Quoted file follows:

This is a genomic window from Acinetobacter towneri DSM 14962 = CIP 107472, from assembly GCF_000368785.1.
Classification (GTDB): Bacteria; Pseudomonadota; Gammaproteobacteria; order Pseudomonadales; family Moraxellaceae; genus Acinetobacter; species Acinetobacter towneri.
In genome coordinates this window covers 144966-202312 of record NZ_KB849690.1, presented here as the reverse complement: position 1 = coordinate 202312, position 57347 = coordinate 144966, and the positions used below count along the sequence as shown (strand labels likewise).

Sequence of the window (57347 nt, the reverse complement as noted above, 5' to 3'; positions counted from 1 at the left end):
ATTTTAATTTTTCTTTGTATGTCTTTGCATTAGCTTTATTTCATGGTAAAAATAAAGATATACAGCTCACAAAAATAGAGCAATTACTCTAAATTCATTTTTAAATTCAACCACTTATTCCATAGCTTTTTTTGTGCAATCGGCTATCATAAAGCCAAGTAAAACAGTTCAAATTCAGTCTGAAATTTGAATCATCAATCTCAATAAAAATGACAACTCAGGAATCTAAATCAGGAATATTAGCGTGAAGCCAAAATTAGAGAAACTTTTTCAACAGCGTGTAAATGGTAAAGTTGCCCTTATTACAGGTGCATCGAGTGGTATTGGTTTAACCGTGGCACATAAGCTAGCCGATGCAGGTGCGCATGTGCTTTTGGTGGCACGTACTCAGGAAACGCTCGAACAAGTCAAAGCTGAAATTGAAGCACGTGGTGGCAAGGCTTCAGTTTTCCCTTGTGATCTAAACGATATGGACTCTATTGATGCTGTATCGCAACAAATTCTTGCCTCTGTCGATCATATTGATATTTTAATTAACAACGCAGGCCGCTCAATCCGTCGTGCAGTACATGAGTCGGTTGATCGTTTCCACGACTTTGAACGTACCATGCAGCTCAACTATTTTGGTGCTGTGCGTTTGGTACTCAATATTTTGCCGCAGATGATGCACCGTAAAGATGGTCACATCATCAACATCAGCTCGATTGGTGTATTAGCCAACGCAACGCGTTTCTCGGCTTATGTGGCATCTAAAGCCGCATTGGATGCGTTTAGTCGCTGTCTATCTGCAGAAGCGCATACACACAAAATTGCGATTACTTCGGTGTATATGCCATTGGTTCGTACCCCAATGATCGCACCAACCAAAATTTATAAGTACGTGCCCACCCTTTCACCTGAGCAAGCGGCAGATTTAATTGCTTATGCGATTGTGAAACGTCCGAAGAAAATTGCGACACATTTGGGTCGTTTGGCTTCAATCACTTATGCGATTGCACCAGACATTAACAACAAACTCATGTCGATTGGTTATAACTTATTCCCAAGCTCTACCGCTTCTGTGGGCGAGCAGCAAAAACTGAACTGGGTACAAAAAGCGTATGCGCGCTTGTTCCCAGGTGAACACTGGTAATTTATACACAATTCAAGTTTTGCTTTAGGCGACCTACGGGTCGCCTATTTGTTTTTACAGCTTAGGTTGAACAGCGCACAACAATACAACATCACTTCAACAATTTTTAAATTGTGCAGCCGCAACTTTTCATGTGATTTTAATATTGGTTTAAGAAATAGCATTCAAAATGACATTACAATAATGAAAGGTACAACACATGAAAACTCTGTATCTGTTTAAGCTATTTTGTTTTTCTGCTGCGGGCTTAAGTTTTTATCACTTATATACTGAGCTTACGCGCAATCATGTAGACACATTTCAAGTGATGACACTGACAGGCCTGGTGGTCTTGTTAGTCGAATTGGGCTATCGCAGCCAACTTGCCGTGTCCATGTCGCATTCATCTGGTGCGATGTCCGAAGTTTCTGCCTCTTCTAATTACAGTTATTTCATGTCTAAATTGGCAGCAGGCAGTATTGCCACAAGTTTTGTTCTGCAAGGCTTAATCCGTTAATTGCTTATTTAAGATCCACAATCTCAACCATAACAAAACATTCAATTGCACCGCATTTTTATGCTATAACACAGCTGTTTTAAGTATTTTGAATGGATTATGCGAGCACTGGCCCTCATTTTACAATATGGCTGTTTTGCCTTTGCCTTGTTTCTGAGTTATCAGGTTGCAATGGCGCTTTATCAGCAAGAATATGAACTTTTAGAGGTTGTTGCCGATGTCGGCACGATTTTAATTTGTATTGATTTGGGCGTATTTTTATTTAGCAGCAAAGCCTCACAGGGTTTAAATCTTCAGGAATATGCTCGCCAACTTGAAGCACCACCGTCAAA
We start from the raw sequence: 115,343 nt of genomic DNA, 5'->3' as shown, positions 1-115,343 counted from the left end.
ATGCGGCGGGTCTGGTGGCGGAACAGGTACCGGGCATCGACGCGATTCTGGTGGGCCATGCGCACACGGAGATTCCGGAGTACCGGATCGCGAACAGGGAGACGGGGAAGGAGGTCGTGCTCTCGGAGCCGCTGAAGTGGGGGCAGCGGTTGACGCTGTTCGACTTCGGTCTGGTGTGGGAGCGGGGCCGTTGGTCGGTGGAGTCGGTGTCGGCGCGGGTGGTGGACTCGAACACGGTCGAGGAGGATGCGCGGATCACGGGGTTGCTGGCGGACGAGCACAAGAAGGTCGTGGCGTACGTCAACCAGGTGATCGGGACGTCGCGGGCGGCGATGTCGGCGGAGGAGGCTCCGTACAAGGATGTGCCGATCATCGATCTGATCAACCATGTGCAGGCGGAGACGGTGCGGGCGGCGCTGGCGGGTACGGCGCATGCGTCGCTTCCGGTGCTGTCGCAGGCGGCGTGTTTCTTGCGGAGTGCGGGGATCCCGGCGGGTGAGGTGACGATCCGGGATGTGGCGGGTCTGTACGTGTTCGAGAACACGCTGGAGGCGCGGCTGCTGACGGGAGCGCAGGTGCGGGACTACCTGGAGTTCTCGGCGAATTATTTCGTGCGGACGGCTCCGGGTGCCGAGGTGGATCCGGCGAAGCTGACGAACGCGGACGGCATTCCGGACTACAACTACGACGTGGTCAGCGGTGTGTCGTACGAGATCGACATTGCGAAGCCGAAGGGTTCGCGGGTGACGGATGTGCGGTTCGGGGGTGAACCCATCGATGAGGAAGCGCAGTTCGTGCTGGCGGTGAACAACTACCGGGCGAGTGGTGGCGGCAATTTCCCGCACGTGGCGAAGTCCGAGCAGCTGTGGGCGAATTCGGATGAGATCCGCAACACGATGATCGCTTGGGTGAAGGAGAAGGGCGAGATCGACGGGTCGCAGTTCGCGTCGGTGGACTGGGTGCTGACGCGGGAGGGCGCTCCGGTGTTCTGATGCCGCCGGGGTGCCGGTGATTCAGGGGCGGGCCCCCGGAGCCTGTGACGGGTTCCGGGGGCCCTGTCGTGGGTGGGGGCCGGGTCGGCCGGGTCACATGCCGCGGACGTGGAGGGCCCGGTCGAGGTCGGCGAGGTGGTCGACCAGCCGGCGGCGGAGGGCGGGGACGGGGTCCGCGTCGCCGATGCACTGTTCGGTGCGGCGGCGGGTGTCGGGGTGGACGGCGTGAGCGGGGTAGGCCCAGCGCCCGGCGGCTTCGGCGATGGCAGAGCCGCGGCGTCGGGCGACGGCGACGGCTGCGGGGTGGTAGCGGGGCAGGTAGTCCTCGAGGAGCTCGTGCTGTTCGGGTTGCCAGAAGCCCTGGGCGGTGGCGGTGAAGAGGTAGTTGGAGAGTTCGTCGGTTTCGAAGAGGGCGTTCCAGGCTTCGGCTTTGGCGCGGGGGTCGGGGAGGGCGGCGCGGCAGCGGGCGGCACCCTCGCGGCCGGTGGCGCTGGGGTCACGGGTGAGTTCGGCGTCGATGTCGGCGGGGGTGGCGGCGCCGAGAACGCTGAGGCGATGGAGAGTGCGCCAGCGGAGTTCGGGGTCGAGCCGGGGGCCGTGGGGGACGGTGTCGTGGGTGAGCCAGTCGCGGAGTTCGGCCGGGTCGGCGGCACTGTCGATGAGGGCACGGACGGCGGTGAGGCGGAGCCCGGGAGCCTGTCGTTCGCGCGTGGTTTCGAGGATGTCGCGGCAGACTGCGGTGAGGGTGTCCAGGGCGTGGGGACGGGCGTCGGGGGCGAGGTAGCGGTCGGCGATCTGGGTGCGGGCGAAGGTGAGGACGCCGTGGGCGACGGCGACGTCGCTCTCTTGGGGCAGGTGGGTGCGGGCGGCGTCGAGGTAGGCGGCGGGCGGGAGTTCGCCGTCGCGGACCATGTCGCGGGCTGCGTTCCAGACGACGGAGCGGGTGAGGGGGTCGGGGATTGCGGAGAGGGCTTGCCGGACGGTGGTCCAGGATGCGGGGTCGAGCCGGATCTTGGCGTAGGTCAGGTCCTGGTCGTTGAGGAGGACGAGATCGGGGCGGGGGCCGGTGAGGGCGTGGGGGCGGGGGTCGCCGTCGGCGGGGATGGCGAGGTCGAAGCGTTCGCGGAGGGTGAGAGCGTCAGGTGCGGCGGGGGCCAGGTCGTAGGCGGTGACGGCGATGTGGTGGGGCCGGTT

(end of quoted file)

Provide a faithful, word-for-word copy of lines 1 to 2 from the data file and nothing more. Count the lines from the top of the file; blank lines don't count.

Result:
This is a genomic window from Acinetobacter towneri DSM 14962 = CIP 107472, from assembly GCF_000368785.1.
Classification (GTDB): Bacteria; Pseudomonadota; Gammaproteobacteria; order Pseudomonadales; family Moraxellaceae; genus Acinetobacter; species Acinetobacter towneri.